MU Closed Wednesday
With the forecast of “a wintry mix changing to snow,” Millersville University has decided to close the campus for Wednesday, November 26. It is important to note that ALL classes will be held, as scheduled, the remainder of today and tonight. Only essential personnel are to report on Wednesday.
Have a safe and enjoyable Thanksgiving.
Experiment of the Month
Our labs do not have written instructions. In keeping with this spirit, the description given here will be brief and general. The intent is that each performance of the lab will be unique; in each nature will reveal a slightly different face to the observer.
In the previous month's lab we describe a measurement of rolling hoop energetics. Here we recreate with modern conveniences Galileo's classic determination of the acceleration of a rolling object
We use a gently sloping ramp (falling 5cm in 100 cm), with supports underneath to reduce sagging. We release the hoop from rest and measure the distance traveled as a function of time.
Galileo did the experiment with a musician keeping time, with markers along the ramp to record the position of the rolling ball at each beat of the drum. We use a metranome to sound the time and post-it tabs to mark the positions.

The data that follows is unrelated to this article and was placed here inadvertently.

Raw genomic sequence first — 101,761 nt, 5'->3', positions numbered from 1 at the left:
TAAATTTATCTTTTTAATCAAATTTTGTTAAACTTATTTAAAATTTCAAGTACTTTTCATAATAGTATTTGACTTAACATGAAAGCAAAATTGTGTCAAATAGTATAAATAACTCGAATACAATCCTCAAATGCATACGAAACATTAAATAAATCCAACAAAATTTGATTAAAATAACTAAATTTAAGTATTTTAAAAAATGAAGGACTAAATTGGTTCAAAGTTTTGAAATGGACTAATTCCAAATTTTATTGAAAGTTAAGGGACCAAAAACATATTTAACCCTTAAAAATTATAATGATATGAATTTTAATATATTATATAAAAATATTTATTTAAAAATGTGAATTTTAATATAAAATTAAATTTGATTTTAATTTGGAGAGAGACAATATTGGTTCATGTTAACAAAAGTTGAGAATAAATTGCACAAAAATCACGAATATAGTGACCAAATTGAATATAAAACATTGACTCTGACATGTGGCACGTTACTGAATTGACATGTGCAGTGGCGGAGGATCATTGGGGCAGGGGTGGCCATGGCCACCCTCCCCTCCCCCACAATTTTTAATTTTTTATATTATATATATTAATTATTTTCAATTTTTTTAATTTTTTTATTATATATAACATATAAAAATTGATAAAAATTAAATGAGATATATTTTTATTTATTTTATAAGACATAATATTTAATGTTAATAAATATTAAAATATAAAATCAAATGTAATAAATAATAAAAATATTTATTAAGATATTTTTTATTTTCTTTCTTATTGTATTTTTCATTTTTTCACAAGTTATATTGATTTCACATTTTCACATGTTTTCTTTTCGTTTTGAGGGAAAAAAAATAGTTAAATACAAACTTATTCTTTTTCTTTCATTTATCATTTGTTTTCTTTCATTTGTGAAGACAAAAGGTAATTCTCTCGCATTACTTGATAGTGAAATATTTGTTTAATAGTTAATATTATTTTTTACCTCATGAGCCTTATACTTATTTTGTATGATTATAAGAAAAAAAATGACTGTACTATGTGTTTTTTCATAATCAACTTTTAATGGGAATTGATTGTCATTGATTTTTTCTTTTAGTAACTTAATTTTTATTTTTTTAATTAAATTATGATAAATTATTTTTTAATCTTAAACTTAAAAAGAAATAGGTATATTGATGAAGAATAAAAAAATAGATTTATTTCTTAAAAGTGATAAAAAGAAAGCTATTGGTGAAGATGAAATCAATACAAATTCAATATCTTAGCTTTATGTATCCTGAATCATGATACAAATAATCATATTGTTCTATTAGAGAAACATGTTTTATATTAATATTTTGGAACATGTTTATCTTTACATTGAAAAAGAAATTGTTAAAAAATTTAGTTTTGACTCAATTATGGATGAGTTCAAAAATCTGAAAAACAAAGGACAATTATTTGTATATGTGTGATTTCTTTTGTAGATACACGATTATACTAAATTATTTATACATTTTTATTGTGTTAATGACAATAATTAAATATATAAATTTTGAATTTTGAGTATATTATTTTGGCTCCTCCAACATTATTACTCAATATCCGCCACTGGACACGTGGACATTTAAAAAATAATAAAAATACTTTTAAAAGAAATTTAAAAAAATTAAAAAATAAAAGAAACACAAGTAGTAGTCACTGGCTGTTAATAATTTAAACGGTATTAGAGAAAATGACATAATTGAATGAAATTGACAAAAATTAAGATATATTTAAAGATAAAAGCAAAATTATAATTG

In the first picture, Jeff Barrage is about to release the hoop on the "zeroth" tick of the metronome, and 6 other physicists wait their turn. On the first tick, Harry Nash puts his marker at the position of the hoop. Matt Panas puts down the second, Dave Neidig is third, James Marek is fourth, Dr. Miziumski is fifth, and Dr. Gilani is 6th.
The figure shows the pattern of markers, with a 2 meter stick to measure the distances. The separation of the points increases as the hoop rolls down the ramp, because the speed of the hoop is increasing.
|Hoop on Inclined plane|
|80 beats per minute|
|tick #, "t"||t^2||Distance rolled|
The data collected from the picture above are tabulated above. A plot of position versus time (below) shows a curve whose slope increases regularly. It looks like a parabola, and this appearance can be tested by plotting position versus time squared. In the figures, time is measured in "ticks" of the metronome. In the experiment, the time between ticks was .75 seconds.
The fact that the second graph is a line tells us that the distance traveled is proportional to the square of the time elapsed. Galileo's method of measurement gives cleaner results than most motion experiments.